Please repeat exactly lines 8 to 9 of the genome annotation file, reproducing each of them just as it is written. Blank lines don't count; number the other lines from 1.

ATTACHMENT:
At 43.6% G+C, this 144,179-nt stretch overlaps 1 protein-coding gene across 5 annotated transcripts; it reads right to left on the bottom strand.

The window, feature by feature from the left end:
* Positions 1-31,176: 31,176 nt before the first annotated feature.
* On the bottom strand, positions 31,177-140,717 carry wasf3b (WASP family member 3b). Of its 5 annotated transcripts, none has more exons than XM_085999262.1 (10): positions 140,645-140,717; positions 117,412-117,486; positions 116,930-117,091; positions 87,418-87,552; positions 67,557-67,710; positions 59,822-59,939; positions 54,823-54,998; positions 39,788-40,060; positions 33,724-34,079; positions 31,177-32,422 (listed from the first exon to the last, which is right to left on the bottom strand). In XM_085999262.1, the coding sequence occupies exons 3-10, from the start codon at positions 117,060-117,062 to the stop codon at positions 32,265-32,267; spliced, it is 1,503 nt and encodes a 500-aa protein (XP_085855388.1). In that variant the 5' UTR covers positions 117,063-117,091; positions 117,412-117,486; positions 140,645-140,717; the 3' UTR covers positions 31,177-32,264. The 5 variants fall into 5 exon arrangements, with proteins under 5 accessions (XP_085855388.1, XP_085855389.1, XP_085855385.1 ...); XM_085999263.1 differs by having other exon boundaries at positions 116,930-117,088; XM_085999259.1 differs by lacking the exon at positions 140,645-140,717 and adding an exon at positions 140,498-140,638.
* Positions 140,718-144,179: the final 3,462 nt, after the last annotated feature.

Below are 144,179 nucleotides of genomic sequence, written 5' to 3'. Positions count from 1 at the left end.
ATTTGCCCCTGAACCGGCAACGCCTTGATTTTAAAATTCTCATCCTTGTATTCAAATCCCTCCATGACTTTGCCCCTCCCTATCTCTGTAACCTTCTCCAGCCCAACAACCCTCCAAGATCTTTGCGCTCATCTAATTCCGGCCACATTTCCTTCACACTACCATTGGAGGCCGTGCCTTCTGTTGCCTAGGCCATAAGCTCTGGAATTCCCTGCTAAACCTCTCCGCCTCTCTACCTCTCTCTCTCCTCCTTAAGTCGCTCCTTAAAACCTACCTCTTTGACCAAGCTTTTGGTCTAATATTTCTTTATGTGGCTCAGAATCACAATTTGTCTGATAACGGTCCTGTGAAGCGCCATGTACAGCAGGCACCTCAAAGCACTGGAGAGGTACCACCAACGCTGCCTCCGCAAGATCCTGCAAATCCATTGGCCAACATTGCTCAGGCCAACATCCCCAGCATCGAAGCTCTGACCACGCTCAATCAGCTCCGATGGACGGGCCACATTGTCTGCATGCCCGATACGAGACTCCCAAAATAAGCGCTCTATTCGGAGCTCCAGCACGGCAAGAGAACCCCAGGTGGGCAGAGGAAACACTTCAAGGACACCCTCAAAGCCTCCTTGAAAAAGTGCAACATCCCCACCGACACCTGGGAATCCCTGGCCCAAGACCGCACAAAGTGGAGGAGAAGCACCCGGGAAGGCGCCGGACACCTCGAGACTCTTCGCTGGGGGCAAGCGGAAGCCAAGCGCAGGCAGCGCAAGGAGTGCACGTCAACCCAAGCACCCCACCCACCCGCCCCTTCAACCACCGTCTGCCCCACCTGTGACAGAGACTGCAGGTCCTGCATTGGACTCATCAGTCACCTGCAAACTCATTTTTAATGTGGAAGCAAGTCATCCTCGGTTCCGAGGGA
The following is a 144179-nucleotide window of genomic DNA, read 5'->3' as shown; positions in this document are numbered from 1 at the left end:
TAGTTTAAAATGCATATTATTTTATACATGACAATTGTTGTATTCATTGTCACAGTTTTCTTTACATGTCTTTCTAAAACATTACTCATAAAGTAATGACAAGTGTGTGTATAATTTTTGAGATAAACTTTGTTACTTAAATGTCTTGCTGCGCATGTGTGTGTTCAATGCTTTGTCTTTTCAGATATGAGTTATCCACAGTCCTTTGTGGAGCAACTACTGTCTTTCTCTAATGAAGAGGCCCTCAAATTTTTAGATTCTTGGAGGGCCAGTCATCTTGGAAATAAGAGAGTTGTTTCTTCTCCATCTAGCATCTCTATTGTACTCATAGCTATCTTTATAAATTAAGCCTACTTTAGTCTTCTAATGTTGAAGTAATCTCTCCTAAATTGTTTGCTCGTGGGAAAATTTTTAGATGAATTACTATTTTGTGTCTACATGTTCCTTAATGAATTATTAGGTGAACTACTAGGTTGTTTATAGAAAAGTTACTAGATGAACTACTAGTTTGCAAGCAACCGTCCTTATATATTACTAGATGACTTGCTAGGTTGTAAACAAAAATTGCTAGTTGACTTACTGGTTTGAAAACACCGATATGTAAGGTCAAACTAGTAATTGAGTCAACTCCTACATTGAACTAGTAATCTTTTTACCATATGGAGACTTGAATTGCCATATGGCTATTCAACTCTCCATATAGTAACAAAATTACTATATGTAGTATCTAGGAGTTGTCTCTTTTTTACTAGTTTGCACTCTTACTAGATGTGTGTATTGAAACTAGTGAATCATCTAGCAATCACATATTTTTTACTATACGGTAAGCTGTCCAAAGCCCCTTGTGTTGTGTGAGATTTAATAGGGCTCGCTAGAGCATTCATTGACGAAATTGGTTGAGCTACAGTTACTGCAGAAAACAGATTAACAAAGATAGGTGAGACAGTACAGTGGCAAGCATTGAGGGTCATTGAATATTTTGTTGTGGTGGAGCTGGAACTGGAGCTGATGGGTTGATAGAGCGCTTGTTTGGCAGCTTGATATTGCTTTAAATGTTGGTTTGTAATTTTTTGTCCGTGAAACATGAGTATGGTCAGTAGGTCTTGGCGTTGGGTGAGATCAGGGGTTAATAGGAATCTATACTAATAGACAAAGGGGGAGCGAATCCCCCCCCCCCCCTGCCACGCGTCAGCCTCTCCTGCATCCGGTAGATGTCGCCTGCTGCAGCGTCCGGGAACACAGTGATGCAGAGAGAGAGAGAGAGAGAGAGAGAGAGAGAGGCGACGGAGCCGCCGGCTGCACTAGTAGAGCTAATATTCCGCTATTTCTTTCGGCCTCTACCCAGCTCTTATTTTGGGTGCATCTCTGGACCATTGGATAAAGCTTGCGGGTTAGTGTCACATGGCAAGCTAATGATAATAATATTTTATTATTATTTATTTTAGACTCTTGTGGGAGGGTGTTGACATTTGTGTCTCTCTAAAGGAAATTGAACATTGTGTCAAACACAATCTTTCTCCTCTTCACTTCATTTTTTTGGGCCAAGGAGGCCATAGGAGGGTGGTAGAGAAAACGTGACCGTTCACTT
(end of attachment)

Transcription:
The following is a 144179-nucleotide window of genomic DNA, read 5'->3' as shown; positions in this document are numbered from 1 at the left end:
TAGTTTAAAATGCATATTATTTTATACATGACAATTGTTGTATTCATTGTCACAGTTTTCTTTACATGTCTTTCTAAAACATTACTCATAAAGTAATGACAAGTGTGTGTATAATTTTTGAGATAAACTTTGTTACTTAAATGTCTTGCTGCGCATGTGTGTGTTCAATGCTTTGTCTTTTCAGATATGAGTTATCCACAGTCCTTTGTGGAGCAACTACTGTCTTTCTCTAATGAAGAGGCCCTCAAATTTTTAGATTCTTGGAGGGCCAGTCATCTTGGAAATAAGAGAGTTGTTTCTTCTCCATCTAGCATCTCTATTGTACTCATAGCTATCTTTATAAATTAAGCCTACTTTAGTCTTCTAATGTTGAAGTAATCTCTCCTAAATTGTTTGCTCGTGGGAAAATTTTTAGATGAATTACTATTTTGTGTCTACATGTTCCTTAATGAATTATTAGGTGAACTACTAGGTTGTTTATAGAAAAGTTACTAGATGAACTACTAGTTTGCAAGCAACCGTCCTTATATATTACTAGATGACTTGCTAGGTTGTAAACAAAAATTGCTAGTTGACTTACTGGTTTGAAAACACCGATATGTAAGGTCAAACTAGTAATTGAGTCAACTCCTACATTGAACTAGTAATCTTTTTACCATATGGAGACTTGAATTGCCATATGGCTATTCAACTCTCCATATAGTAACAAAATTACTATATGTAGTATCTAGGAGTTGTCTCTTTTTTACTAGTTTGCACTCTTACTAGATGTGTGTATTGAAACTAGTGAATCATCTAGCAATCACATATTTTTTACTATACGGTAAGCTGTCCAAAGCCCCTTGTGTTGTGTGAGATTTAATAGGGCTCGCTAGAGCATTCATTGACGAAATTGGTTGAGCTACAGTTACTGCAGAAAACAGATTAACAAAGATAGGTGAGACAGTACAGTGGCAAGCATTGAGGGTCATTGAATATTTTGTTGTGGTGGAGCTGGAACTGGAGCTGATGGGTTGATAGAGCGCTTGTTTGGCAGCTTGATATTGCTTTAAATGTTGGTTTGTAATTTTTTGTCCGTGAAACATGAGTATGGTCAGTAGGTCTTGGCGTTGGGTGAGATCAGGGGTTAATAGGAATCTATACTAATAGACAAAGGGGGAGCGAATCCCCCCCCCCCCCTGCCACGCGTCAGCCTCTCCTGCATCCGGTAGATGTCGCCTGCTGCAGCGTCCGGGAACACAGTGATGCAGAGAGAGAGAGAGAGAGAGAGAGAGAGAGAGGCGACGGAGCCGCCGGCTGCACTAGTAGAGCTAATATTCCGCTATTTCTTTCGGCCTCTACCCAGCTCTTATTTTGGGTGCATCTCTGGACCATTGGATAAAGCTTGCGGGTTAGTGTCACATGGCAAGCTAATGATAATAATATTTTATTATTATTTATTTTAGACTCTTGTGGGAGGGTGTTGACATTTGTGTCTCTCTAAAGGAAATTGAACATTGTGTCAAACACAATCTTTCTCCTCTTCACTTCATTTTTTTGGGCCAAGGAGGCCATAGGAGGGTGGTAGAGAAAACGTGACCGTTCACTT